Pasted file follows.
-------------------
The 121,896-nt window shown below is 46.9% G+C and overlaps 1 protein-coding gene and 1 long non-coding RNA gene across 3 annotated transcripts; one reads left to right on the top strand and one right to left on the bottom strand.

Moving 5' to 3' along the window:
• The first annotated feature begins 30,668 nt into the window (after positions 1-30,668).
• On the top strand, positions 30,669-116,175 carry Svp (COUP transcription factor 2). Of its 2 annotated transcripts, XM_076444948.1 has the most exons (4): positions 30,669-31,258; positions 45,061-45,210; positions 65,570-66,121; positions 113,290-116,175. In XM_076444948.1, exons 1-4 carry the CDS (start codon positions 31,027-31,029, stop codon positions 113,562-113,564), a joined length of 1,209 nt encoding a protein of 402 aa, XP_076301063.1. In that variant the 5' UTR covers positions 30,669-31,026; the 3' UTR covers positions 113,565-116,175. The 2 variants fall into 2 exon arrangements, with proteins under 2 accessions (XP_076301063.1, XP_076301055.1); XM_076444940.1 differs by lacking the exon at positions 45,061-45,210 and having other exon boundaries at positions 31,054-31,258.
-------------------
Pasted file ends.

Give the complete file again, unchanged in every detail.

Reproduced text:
The 121,896-nt window shown below is 46.9% G+C and overlaps 1 protein-coding gene and 1 long non-coding RNA gene across 3 annotated transcripts; one reads left to right on the top strand and one right to left on the bottom strand.

Moving 5' to 3' along the window:
• The first annotated feature begins 30,668 nt into the window (after positions 1-30,668).
• On the top strand, positions 30,669-116,175 carry Svp (COUP transcription factor 2). Of its 2 annotated transcripts, XM_076444948.1 has the most exons (4): positions 30,669-31,258; positions 45,061-45,210; positions 65,570-66,121; positions 113,290-116,175. In XM_076444948.1, exons 1-4 carry the CDS (start codon positions 31,027-31,029, stop codon positions 113,562-113,564), a joined length of 1,209 nt encoding a protein of 402 aa, XP_076301063.1. In that variant the 5' UTR covers positions 30,669-31,026; the 3' UTR covers positions 113,565-116,175. The 2 variants fall into 2 exon arrangements, with proteins under 2 accessions (XP_076301063.1, XP_076301055.1); XM_076444940.1 differs by lacking the exon at positions 45,061-45,210 and having other exon boundaries at positions 31,054-31,258.